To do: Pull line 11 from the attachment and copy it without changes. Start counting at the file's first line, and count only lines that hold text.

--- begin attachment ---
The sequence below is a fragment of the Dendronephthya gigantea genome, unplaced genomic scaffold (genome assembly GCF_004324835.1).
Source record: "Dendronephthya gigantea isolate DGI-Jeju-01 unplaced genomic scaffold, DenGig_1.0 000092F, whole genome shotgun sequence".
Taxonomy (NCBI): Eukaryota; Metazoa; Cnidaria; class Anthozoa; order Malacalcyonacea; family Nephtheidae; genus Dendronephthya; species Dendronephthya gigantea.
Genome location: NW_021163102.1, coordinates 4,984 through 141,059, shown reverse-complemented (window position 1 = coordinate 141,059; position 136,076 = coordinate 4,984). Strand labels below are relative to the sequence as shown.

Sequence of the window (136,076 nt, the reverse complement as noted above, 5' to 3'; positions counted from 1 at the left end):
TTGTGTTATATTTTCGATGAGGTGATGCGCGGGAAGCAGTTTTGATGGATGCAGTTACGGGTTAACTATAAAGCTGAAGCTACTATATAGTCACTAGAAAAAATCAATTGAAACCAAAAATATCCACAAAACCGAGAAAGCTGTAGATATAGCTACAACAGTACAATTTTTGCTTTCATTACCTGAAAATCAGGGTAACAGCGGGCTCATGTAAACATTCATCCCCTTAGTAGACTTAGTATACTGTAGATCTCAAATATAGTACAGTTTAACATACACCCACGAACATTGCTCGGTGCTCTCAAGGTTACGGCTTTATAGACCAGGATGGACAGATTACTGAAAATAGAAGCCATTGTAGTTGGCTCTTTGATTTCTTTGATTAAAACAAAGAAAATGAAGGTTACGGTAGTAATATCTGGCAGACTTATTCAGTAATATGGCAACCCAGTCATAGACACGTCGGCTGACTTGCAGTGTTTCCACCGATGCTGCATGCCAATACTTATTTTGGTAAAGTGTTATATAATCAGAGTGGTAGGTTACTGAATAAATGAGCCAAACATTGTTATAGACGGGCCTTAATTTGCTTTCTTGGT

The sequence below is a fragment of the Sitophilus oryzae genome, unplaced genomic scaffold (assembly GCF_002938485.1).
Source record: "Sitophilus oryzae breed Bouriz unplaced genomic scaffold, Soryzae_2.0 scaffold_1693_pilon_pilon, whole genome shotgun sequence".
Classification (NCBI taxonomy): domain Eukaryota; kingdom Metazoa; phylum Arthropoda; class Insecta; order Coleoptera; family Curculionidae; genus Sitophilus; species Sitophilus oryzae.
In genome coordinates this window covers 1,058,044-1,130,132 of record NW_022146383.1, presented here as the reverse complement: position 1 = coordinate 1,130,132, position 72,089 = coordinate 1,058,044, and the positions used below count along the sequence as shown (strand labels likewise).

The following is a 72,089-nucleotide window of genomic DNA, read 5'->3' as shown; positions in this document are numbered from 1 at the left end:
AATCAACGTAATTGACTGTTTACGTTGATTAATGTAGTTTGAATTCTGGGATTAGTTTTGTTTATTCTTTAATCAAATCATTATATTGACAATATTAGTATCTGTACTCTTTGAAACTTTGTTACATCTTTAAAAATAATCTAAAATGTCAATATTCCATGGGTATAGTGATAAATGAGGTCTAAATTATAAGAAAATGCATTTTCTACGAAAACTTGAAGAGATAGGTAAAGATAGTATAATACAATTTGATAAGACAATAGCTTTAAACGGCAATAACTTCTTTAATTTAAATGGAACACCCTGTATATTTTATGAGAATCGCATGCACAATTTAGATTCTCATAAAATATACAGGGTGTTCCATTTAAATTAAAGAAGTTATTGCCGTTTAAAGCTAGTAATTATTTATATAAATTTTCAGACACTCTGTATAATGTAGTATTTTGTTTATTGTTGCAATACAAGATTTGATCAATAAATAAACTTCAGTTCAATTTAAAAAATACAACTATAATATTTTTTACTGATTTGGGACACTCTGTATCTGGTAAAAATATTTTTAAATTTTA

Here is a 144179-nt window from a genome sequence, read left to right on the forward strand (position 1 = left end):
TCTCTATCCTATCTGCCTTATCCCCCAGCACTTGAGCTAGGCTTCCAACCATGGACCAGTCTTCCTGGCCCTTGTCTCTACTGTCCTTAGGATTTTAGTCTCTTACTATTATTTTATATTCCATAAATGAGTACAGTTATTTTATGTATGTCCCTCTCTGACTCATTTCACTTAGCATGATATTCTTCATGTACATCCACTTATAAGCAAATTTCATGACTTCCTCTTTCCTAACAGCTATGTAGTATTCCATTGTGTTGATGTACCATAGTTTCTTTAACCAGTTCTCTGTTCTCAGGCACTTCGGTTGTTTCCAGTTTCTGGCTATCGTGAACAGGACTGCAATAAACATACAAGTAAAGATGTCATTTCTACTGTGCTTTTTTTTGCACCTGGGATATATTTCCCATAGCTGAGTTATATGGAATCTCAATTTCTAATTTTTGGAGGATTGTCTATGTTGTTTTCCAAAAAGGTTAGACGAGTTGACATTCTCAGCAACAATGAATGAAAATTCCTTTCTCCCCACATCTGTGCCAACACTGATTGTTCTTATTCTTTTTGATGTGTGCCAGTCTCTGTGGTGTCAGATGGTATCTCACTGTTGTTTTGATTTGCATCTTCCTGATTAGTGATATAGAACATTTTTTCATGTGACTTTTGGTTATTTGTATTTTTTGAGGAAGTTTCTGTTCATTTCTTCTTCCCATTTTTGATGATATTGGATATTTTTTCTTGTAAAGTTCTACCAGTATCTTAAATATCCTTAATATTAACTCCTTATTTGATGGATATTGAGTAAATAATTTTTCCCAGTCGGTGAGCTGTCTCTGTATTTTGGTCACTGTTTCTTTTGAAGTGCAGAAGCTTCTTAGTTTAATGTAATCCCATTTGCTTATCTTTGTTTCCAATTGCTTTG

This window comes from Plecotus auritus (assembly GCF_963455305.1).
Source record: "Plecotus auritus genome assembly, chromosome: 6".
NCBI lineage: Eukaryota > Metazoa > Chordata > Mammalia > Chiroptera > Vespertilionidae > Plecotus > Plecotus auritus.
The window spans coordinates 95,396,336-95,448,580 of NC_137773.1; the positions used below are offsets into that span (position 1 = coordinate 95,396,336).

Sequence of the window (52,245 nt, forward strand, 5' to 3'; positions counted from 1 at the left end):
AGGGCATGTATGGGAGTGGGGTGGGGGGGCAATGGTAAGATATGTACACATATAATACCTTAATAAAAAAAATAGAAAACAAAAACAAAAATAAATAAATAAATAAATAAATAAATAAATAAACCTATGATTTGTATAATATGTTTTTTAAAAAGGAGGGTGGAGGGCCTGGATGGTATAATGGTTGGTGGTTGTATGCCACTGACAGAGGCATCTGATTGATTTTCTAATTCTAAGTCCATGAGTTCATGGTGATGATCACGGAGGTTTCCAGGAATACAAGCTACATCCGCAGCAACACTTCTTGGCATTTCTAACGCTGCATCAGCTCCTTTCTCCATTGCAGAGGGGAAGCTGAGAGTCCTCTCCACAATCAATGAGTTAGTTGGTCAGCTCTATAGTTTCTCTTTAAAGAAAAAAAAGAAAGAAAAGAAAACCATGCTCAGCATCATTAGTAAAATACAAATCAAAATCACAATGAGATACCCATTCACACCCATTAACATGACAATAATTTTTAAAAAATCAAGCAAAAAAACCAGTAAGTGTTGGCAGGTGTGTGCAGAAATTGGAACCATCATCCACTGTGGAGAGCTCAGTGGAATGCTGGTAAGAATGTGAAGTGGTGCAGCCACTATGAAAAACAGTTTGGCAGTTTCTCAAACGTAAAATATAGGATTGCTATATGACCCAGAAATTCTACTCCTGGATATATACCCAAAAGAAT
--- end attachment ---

The following is a 72,089-nucleotide window of genomic DNA, read 5'->3' as shown; positions in this document are numbered from 1 at the left end: